Regardless, “the Confidence Game” is as alluring and engaging as any good con artist might be. It’s the kind of book that stays with you, that keeps you thinking long after you’ve finished it, and that’s as much a testament to Konnikova’s good writing style as it is the importance of the subject itself. And if it helps you avoid a scam in the future; well, that’s just a bonus. Even if the research suggests that overestimating our abilities makes us more likely to fall for a scam, so it’s possible you might actually be more likely to be scammed after reading this book. Such is the dark web that the con artist weaves. Regardless, you should still read the book.

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Review: Tomb Raider Volume 3: Queen of Serpents

Tomb Raider Volume 3: Queen of SerpentsTomb Raider Volume 3: Queen of Serpents by Rhianna Pratchett
My rating: 4 of 5 stars

I continue to be impressed with the comic series since Rhianna Pratchett took over the writing. It should come as no surprise, as she’s the main writer for the new Tomb Raider games, so it makes sense she keeps the storytelling smooth and seamless between graphic novel and game.

I like that this volume focuses on the deteriorating relationship between Lara and the “normal world” as a result of her experiences. One of the best moments of the 2013 Tomb Raider game was Lara’s horrified reaction to her first human kill; it was a deeply traumatizing and emotional moment and an excellent piece of storytelling. Eventually, the needs of the game mean you’re mowing down enemy mooks with all the concern of a video game character (which is to say, none), but that’s the result of it being an action game.

Here we see that Lara’s experiences continue to evolve her as a character. She’s trying to stay connected to the normal world despite the fact that she’s done and seen things that make her more and more removed from it. It sets things up nicely for why she’s continued to, ah, tomb raid and put herself in dangerous situations despite no longer being trapped on the island from the first game.

A very solid read for anyone hungry for more adventures with Lara. If you have a chance to read this one before going into Rise of the Tomb Raider, I recommend it, but even if you’ve already played Rise, Queen of Serpents is a fun, well written graphic novel that manages to have some surprising emotional depth. I quite enjoyed it.

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Review: The Last Wish

The Last Wish (The Witcher, #1)The Last Wish by Andrzej Sapkowski
My rating: 5 of 5 stars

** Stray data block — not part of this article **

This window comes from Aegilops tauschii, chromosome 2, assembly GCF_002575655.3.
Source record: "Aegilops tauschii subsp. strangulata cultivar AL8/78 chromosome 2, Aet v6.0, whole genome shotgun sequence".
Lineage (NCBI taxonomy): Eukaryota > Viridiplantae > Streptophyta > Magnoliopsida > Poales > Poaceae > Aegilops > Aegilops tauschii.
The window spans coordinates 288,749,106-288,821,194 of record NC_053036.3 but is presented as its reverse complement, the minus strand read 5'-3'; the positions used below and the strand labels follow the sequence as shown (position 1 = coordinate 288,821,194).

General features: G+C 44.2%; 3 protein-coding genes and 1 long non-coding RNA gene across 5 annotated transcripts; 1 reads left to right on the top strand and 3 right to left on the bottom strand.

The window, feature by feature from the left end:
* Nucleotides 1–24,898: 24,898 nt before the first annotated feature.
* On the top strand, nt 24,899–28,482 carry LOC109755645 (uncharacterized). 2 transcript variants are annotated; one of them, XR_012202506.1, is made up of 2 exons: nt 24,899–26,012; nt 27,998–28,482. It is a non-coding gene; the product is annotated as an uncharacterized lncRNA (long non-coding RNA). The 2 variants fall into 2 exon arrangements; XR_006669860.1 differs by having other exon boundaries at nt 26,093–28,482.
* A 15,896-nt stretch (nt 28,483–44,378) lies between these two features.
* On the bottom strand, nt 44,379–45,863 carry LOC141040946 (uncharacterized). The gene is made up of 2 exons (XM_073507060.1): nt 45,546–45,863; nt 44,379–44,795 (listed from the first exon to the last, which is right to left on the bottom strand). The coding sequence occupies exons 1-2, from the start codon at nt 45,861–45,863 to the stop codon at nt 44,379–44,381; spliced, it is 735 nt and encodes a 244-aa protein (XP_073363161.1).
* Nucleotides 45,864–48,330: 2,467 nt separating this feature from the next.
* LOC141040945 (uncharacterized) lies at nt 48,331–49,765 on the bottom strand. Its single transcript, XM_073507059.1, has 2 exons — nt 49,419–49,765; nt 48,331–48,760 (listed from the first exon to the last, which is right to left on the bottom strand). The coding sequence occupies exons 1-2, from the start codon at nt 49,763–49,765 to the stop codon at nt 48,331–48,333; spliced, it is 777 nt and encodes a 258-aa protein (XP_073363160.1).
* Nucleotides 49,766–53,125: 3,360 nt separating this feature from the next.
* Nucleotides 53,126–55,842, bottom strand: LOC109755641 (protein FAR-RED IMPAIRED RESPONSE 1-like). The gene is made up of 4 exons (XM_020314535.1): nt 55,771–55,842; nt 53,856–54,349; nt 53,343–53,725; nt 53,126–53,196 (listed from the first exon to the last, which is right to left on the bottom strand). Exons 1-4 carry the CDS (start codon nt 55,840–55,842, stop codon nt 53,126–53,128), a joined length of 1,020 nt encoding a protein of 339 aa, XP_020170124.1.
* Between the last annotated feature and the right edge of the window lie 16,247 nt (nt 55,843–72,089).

After spending almost two months enmeshed in the video game “Witcher 3: Wild Hunt,” I wanted to explore more of Geralt’s world. While the game itself was made very accessible to a newcomer in the series (despite being based on a book series and being the third game), I knew there was so much more going on that deeper fans would understand that I was missing out on. So here I am, having finished the first book, which is a collection of short stories.

“The Last Wish” made me realize how narrow my world can be sometimes. That sounds bad, doesn’t it? It makes it sound like this was a bad book. But it’s not.

“The Last Wish” was written in 1992. It’s been out there, all this time, and yet I was wholly unaware of it until it gained enough fans to warrant a translation into English. How many other wonderful worlds are out there that I’m oblivious to? How many amazing stories are there to discover? I’ve heard constantly that the fantasy genre is shackled to the formula set down by Tolkien, but it wasn’t until “the Last Wish” that I realized what a breath of fresh air it was to be in a different style of world.

Don’t get me wrong, there are still elves and dwarves here, but the core of the Witcher’s world, the skeleton of it is based on dark fairy tales. It’s not the same old fantasy, but it reminds me of the early days when I’d first discovered fantasy novels and that feeling of diving headfirst into a mythical world. I’ve grown jaded and bitter in my grizzled old age, having read so many stories that followed along the well-worn path. But “the Last Wish” proves that there’s more out there, more to be discovered. It’s a good feeling and a great reminder.

And the book itself? You don’t need to play the game to read this book; if you like fantasy AT ALL, it’s worth your time. But there’s a very good chance you’ll want to pick up a controller after spending even a little time in Geralt’s world. Either that, or the next book in the series. Either way, it’s worth your time.

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Review: Skipping Towards Gomorrah